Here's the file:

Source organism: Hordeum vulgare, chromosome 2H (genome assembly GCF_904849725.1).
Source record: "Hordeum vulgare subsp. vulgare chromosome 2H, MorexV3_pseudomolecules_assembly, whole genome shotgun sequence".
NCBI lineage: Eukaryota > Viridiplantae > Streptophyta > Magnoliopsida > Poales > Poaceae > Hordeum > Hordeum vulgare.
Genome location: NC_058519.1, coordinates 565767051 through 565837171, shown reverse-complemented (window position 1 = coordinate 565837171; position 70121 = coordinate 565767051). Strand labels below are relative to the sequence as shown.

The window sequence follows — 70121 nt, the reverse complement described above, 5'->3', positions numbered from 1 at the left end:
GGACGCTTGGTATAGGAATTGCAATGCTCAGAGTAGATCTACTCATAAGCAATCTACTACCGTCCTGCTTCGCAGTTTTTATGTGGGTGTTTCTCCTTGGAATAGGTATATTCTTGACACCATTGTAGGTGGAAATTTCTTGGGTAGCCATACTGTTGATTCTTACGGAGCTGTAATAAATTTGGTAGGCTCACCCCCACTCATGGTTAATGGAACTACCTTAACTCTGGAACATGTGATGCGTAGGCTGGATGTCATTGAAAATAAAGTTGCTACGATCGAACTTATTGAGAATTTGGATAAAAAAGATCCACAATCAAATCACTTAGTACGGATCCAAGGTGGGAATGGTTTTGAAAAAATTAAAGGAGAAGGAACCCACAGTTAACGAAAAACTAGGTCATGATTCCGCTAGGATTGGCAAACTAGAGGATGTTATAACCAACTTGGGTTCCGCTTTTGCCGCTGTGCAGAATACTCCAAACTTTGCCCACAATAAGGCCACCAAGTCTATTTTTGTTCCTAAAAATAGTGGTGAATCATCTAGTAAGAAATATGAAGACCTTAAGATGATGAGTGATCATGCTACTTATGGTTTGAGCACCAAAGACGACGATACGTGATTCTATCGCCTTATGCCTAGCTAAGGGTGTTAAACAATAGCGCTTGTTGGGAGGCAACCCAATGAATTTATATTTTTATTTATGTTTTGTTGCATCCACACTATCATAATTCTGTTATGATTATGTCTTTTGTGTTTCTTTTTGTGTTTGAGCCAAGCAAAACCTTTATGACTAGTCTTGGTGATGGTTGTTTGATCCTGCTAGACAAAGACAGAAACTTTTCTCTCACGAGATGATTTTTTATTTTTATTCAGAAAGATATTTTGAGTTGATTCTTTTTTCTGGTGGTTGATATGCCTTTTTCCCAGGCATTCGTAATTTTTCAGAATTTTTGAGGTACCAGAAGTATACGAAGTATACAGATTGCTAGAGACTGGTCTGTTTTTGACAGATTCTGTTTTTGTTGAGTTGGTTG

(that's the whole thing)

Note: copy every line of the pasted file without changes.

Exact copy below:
Source organism: Hordeum vulgare, chromosome 2H (genome assembly GCF_904849725.1).
Source record: "Hordeum vulgare subsp. vulgare chromosome 2H, MorexV3_pseudomolecules_assembly, whole genome shotgun sequence".
NCBI lineage: Eukaryota > Viridiplantae > Streptophyta > Magnoliopsida > Poales > Poaceae > Hordeum > Hordeum vulgare.
Genome location: NC_058519.1, coordinates 565767051 through 565837171, shown reverse-complemented (window position 1 = coordinate 565837171; position 70121 = coordinate 565767051). Strand labels below are relative to the sequence as shown.

The window sequence follows — 70121 nt, the reverse complement described above, 5'->3', positions numbered from 1 at the left end:
GGACGCTTGGTATAGGAATTGCAATGCTCAGAGTAGATCTACTCATAAGCAATCTACTACCGTCCTGCTTCGCAGTTTTTATGTGGGTGTTTCTCCTTGGAATAGGTATATTCTTGACACCATTGTAGGTGGAAATTTCTTGGGTAGCCATACTGTTGATTCTTACGGAGCTGTAATAAATTTGGTAGGCTCACCCCCACTCATGGTTAATGGAACTACCTTAACTCTGGAACATGTGATGCGTAGGCTGGATGTCATTGAAAATAAAGTTGCTACGATCGAACTTATTGAGAATTTGGATAAAAAAGATCCACAATCAAATCACTTAGTACGGATCCAAGGTGGGAATGGTTTTGAAAAAATTAAAGGAGAAGGAACCCACAGTTAACGAAAAACTAGGTCATGATTCCGCTAGGATTGGCAAACTAGAGGATGTTATAACCAACTTGGGTTCCGCTTTTGCCGCTGTGCAGAATACTCCAAACTTTGCCCACAATAAGGCCACCAAGTCTATTTTTGTTCCTAAAAATAGTGGTGAATCATCTAGTAAGAAATATGAAGACCTTAAGATGATGAGTGATCATGCTACTTATGGTTTGAGCACCAAAGACGACGATACGTGATTCTATCGCCTTATGCCTAGCTAAGGGTGTTAAACAATAGCGCTTGTTGGGAGGCAACCCAATGAATTTATATTTTTATTTATGTTTTGTTGCATCCACACTATCATAATTCTGTTATGATTATGTCTTTTGTGTTTCTTTTTGTGTTTGAGCCAAGCAAAACCTTTATGACTAGTCTTGGTGATGGTTGTTTGATCCTGCTAGACAAAGACAGAAACTTTTCTCTCACGAGATGATTTTTTATTTTTATTCAGAAAGATATTTTGAGTTGATTCTTTTTTCTGGTGGTTGATATGCCTTTTTCCCAGGCATTCGTAATTTTTCAGAATTTTTGAGGTACCAGAAGTATACGAAGTATACAGATTGCTAGAGACTGGTCTGTTTTTGACAGATTCTGTTTTTGTTGAGTTGGTTG